Wednesday, July 17, 2024
Healing Health Care in the Pontiac

You and I and our health

Well, it seems that there was a need in our great newspaper for a column on health care in the Pontiac and I was invited to try my hand. So, before I sat down to write this, I asked myself what exactly is a column?
I do love my Google for things like that. I particularly like the definition provided by Debrah Jefferson at Wisconsin University: “A column is not a news article, but it is news. It generally answers why and how. It often is personal, using the first and second person (I and you). A column often states an opinion.’’
So, this is what this column will be like, my thoughts on the whys and hows, from the good to the not-so-good of health care and social services in the Pontiac. Without further ado, here is the first instalment of this column: You and I and our health.
Health, for the longest time was defined as an absence of sickness. What a strange definition, but fortunately the World Health Organization (WHO) revised it. As WHO sees it, health is a state of complete physical, mental and social well-being, and not merely the absence of disease or infirmity.
In the Pontiac, we were lucky to have a system that enabled us to regain that state of well-being. Unfortunately, when amalgamation occurred in 2015, our system changed, some would say not for the better. The process was to take in 60 facilities (CLSCs, hospitals, child protection agencies (DPJ), etc.) and roll them into one organization, now known as CISSSO.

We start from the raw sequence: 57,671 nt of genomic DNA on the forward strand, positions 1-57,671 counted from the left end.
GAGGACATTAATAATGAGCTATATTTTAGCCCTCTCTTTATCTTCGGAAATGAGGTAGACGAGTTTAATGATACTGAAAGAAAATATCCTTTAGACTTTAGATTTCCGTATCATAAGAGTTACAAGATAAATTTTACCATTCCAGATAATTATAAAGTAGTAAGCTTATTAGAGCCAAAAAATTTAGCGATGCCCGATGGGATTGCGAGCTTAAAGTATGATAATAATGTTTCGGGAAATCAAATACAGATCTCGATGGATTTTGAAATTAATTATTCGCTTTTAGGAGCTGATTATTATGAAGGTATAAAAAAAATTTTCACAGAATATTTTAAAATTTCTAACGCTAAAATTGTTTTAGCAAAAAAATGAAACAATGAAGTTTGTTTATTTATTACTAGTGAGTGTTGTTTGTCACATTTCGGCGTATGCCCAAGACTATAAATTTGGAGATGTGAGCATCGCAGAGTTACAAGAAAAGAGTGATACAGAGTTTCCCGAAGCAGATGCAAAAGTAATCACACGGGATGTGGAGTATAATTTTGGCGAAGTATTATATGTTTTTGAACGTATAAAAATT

So, where do we stand in 2022? We have all seen the degradation of our services. Obstetrics ‘’temporarily closed’’ since 2016. Nurses leaving for better paying jobs in Ontario with remaining nurses being forced into overtime.
Many people finding themselves without a family doctor as our veteran doctors retire. Not enough professionals (respiratory and physical therapists, etc.) to maintain services while they take much deserved vacations and, this summer, agency workers coming to work double shifts to provide much needed rest to many workers. It’s a far cry from the quality of services we were used to before 2015.
Yes, the pandemic has put a lot of strain on our services, but our wonderful workers, professionals and doctors are working hard to maintain and improve the quality of services and care, but getting answers to questions, making requests and offering suggestions for improvement all fall on deaf ears. And that is not surprising when you realize that the one deputy director who is responsible for the Pontiac Hospital is also in charge of Wakefield Memorial Hospital, Maniwaki Hospital and Papineau Hospital. Getting our voices, our concerns and our needs heard in meetings of 16 directors for services, plus two other directors (one for each of the Hull and Gatineau Hospitals), is far from ideal.
In my humble opinion, our Pontiac health system is in dire straits with incredible and dedicated workers trying to maintain quality of services with little support. The population of the Pontiac is behind them, but it is so hard to be patient when your health, or that of a loved one, is in jeopardy.
Will services improve in the next few years? Will elections promise to bring us some needed answers? I guess that will be the subject for another time.

Josey Bouchard is a teacher, municipal councillor, volunteer on the Board of Directors of the Pontiac Agriculture Society and spokesperson for Pontiac Voice, a health services advocacy group in the Pontiac.


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